Flower Park Flourish Despite Economic Hardships

The Naivasha-based Flower Business Park (FBK) has been expanding its operations and employing more workers as demand for roses and vegetable seedlings continue to grow in the region and across the borders.

The park which is a host to seven flower farms and a multi-billion seedlings plant has been flourishing despite the on-going harsh economic times where several companies including flower farms have closed business across the country.

A farm worker seen inspecting flowers [Photo, Courtesy]
Among the farms hosted in the park is Plantech Limited which is currently Africa’s leading producer of vegetable and fruit seeds standing at 25m seedlings every month.

The park General Manager James Waweru said the park management was currently employing over 4,500 workers with the number expected to rise following the expansion plans.

The MD, however, called for support from the government by creating a conducive investment environment including a reduction in business taxes, adding that the companies were ready to continue investing in the country and creating more jobs as per President Uhuru’s call to investors.

Waweru noted that the park which started in 1998 from scratch, was hosting some of the leading flower farms and seedlings producers and was currently engaged in an expansion exercise with the production of rose flowers and vegetable seedlings expected to double and generating more revenue to the government.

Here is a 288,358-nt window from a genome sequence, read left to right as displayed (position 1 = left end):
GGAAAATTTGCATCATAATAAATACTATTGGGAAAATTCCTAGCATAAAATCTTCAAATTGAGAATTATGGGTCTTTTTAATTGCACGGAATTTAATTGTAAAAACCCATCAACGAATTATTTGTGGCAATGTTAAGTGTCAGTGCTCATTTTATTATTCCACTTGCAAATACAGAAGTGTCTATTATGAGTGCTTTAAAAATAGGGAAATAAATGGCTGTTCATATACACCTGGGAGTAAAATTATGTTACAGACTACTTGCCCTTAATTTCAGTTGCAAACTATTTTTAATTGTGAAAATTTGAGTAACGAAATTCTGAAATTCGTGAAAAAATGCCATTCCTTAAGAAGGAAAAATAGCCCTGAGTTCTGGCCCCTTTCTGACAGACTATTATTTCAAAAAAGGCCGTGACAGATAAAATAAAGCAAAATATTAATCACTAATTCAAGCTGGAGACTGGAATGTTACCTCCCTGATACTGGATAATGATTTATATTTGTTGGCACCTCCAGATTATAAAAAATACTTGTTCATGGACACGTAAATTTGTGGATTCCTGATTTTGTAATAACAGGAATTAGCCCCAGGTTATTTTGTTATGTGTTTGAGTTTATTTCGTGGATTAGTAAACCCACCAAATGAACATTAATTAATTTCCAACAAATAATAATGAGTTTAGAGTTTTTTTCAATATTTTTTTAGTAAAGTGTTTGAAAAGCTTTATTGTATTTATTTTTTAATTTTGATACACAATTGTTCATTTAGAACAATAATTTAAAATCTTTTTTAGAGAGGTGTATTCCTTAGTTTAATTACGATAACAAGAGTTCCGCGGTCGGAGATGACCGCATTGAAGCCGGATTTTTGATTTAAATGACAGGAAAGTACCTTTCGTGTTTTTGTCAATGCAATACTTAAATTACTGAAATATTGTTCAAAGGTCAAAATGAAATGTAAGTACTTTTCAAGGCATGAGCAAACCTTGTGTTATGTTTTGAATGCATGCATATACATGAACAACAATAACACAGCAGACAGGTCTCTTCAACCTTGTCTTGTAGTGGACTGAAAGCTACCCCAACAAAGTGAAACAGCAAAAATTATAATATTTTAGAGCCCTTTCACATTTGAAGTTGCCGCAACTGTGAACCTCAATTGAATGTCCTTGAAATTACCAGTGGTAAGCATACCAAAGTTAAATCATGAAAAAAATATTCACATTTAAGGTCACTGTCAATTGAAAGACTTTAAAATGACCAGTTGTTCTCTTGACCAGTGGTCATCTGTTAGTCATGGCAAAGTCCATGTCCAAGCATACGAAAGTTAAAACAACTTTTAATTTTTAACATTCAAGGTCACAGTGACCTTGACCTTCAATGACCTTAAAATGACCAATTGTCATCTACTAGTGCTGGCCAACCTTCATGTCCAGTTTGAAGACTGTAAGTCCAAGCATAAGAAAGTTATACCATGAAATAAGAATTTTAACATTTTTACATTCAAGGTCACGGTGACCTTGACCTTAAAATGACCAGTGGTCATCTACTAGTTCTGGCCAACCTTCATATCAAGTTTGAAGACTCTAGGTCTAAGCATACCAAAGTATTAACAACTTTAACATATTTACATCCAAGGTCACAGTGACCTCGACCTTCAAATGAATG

The GM noted that apart from flower growing, they were hosting companies involved in the production of farm inputs and equipment.

A farmworker is seen inspecting flowers [Photo, Courtesy]
A Director at Plantech Company Idan Salvy said that they were producing one million seedlings of vegetables and fruits every day and addressing the major challenge of quality seeds facing farmers in the county.

He challenged the government to support the Israel-owned company and other such facilities as they were addressing the challenges of food security, job creation and taxes.

“This is a Ksh1 billion project and we plan to expand next year and double our seedlings due to the high demand from farmers but we cannot do this without support from the government,” he said.

Idan identified tough regulations and importation rules as the major challenges the company faced, adding that they were keen to work with the government both at the national and county levels to resolve the challenges.

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